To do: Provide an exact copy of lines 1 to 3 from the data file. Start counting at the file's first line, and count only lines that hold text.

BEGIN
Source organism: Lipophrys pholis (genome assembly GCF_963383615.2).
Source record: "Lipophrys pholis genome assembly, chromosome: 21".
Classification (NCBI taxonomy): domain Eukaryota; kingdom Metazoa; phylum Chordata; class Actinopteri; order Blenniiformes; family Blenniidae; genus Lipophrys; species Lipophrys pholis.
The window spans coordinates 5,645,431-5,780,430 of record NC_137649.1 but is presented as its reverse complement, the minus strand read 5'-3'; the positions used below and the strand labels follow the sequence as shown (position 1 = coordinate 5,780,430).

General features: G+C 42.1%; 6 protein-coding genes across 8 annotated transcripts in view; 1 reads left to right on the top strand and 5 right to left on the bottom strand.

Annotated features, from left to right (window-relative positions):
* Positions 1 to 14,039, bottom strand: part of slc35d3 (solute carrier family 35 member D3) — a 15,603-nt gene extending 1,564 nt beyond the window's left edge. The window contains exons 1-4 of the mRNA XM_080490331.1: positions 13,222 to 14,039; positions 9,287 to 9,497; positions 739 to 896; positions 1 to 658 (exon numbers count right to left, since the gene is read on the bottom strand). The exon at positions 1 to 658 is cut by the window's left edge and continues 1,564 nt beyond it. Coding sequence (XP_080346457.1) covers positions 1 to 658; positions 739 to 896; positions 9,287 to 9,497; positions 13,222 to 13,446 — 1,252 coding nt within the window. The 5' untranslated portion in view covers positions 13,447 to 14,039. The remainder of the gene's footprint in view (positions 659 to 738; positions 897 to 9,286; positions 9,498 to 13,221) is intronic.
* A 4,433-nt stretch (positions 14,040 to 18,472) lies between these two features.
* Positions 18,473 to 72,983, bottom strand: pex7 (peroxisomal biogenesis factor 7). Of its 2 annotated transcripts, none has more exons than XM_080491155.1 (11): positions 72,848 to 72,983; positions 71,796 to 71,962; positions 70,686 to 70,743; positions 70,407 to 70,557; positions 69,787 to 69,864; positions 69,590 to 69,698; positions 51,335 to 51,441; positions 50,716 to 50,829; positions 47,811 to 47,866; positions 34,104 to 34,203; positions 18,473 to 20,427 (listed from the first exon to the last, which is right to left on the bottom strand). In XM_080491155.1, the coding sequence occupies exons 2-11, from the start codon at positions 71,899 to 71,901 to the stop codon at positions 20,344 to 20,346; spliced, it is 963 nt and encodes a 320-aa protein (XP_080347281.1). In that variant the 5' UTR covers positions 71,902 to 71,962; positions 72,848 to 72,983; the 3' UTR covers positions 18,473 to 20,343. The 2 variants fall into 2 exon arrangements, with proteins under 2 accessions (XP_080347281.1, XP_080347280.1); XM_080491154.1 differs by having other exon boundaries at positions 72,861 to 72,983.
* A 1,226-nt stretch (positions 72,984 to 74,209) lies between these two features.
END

Source organism: Lipophrys pholis (genome assembly GCF_963383615.2).
Source record: "Lipophrys pholis genome assembly, chromosome: 21".
Classification (NCBI taxonomy): domain Eukaryota; kingdom Metazoa; phylum Chordata; class Actinopteri; order Blenniiformes; family Blenniidae; genus Lipophrys; species Lipophrys pholis.